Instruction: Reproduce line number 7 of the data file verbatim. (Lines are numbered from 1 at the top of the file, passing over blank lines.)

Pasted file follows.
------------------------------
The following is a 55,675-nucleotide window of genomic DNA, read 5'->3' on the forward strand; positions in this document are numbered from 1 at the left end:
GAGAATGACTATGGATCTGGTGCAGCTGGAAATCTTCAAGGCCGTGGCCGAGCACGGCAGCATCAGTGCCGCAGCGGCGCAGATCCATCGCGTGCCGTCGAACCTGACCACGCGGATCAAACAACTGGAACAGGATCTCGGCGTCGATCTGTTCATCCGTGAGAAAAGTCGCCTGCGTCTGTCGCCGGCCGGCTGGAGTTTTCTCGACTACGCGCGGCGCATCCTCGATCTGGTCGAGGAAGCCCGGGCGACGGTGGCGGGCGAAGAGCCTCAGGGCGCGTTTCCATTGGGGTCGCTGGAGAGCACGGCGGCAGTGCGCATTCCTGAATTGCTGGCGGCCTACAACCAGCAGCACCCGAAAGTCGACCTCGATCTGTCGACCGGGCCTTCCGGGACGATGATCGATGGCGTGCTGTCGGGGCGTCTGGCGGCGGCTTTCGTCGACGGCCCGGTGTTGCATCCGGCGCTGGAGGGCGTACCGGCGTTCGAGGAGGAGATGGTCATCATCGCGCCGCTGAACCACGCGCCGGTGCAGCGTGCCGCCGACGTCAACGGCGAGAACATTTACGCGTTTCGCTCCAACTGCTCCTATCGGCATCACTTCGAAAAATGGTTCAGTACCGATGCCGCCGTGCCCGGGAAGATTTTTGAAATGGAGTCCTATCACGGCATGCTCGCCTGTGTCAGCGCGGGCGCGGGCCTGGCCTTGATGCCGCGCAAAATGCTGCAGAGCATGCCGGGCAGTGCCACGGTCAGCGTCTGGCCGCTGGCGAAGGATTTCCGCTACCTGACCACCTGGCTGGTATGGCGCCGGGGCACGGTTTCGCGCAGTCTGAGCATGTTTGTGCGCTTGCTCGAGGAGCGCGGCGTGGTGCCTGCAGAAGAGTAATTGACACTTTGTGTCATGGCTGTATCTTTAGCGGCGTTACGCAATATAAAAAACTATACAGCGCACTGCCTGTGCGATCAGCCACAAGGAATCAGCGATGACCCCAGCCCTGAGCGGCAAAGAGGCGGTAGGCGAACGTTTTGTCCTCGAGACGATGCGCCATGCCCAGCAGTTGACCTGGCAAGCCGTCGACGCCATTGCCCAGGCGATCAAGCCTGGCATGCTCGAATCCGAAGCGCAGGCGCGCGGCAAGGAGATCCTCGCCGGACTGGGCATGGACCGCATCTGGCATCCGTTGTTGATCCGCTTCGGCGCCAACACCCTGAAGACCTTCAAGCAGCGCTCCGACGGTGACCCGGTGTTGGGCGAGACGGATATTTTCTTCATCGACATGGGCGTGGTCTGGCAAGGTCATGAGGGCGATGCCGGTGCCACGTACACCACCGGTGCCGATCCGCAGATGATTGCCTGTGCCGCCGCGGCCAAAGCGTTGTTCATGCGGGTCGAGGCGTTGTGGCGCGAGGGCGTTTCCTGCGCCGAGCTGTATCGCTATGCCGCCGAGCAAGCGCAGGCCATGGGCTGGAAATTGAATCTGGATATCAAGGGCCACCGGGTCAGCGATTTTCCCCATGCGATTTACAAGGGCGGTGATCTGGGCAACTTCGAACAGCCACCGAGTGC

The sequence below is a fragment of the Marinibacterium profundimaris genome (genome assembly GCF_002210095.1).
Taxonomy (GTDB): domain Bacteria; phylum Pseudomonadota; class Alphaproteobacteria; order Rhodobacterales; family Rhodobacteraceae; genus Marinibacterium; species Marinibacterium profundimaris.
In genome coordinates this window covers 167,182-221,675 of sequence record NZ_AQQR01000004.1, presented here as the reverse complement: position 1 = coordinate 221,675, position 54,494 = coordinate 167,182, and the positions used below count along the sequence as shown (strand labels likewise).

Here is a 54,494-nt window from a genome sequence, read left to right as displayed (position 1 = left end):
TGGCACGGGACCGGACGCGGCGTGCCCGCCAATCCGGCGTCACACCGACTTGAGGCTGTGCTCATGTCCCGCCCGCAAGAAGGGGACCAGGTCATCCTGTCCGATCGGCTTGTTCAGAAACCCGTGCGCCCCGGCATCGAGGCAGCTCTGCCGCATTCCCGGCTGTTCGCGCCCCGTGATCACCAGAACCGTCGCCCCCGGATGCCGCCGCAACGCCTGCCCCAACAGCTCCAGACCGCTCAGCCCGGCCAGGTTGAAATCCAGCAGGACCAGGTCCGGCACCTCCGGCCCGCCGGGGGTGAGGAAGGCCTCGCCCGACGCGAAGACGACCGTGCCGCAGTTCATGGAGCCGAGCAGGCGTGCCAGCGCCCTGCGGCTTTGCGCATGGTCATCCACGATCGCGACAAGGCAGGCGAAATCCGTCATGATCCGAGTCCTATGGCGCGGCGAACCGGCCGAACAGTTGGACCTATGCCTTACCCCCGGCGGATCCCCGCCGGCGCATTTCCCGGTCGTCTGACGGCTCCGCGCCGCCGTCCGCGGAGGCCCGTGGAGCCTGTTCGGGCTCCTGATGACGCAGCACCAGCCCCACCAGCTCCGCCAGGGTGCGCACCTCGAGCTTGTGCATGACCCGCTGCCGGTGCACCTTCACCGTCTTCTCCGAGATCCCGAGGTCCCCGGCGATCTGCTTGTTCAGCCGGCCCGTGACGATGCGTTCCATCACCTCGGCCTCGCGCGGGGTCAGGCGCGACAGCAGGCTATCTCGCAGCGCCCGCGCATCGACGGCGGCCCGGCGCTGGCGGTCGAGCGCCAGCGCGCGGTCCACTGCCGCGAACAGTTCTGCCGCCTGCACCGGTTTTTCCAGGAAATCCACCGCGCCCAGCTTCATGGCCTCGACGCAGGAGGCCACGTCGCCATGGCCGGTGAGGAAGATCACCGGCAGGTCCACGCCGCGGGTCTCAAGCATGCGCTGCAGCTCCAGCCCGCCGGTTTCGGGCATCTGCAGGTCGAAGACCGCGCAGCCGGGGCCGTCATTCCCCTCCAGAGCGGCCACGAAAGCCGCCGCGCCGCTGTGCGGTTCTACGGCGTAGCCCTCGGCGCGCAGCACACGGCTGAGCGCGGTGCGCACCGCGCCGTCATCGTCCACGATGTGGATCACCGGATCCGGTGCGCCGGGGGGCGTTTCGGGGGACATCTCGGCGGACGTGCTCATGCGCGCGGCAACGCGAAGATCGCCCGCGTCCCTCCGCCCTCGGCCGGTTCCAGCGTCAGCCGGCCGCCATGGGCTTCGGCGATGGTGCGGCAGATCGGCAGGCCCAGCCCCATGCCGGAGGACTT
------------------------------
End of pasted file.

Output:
TGGCACGGGACCGGACGCGGCGTGCCCGCCAATCCGGCGTCACACCGACTTGAGGCTGTGCTCATGTCCCGCCCGCAAGAAGGGGACCAGGTCATCCTGTCCGATCGGCTTGTTCAGAAACCCGTGCGCCCCGGCATCGAGGCAGCTCTGCCGCATTCCCGGCTGTTCGCGCCCCGTGATCACCAGAACCGTCGCCCCCGGATGCCGCCGCAACGCCTGCCCCAACAGCTCCAGACCGCTCAGCCCGGCCAGGTTGAAATCCAGCAGGACCAGGTCCGGCACCTCCGGCCCGCCGGGGGTGAGGAAGGCCTCGCCCGACGCGAAGACGACCGTGCCGCAGTTCATGGAGCCGAGCAGGCGTGCCAGCGCCCTGCGGCTTTGCGCATGGTCATCCACGATCGCGACAAGGCAGGCGAAATCCGTCATGATCCGAGTCCTATGGCGCGGCGAACCGGCCGAACAGTTGGACCTATGCCTTACCCCCGGCGGATCCCCGCCGGCGCATTTCCCGGTCGTCTGACGGCTCCGCGCCGCCGTCCGCGGAGGCCCGTGGAGCCTGTTCGGGCTCCTGATGACGCAGCACCAGCCCCACCAGCTCCGCCAGGGTGCGCACCTCGAGCTTGTGCATGACCCGCTGCCGGTGCACCTTCACCGTCTTCTCCGAGATCCCGAGGTCCCCGGCGATCTGCTTGTTCAGCCGGCCCGTGACGATGCGTTCCATCACCTCGGCCTCGCGCGGGGTCAGGCGCGACAGCAGGCTATCTCGCAGCGCCCGCGCATCGACGGCGGCCCGGCGCTGGCGGTCGAGCGCCAGCGCGCGGTCCACTGCCGCGAACAGTTCTGCCGCCTGCACCGGTTTTTCCAGGAAATCCACCGCGCCCAGCTTCATGGCCTCGACGCAGGAGGCCACGTCGCCATGGCCGGTGAGGAAGATCACCGGCAGGTCCACGCCGCGGGTCTCAAGCATGCGCTGCAGCTCCAGCCCGCCGGTTTCGGGCATCTGCAGGTCGAAGACCGCGCAGCCGGGGCCGTCATTCCCCTCCAGAGCGGCCACGAAAGCCGCCGCGCCGCTGTGCGGTTCTACGGCGTAGCCCTCGGCGCGCAGCACACGGCTGAGCGCGGTGCGCACCGCGCCGTCATCGTCCACGATGTGGATCACCGGATCCGGTGCGCCGGGGGGCGTTTCGGGGGACATCTCGGCGGACGTGCTCATGCGCGCGGCAACGCGAAGATCGCCCGCGTCCCTCCGCCCTCGGCCGGTTCCAGCGTCAGCCGGCCGCCATGGGCTTCGGCGATGGTGCGGCAGATCGGCAGGCCCAGCCCCATGCCGGAGGACTT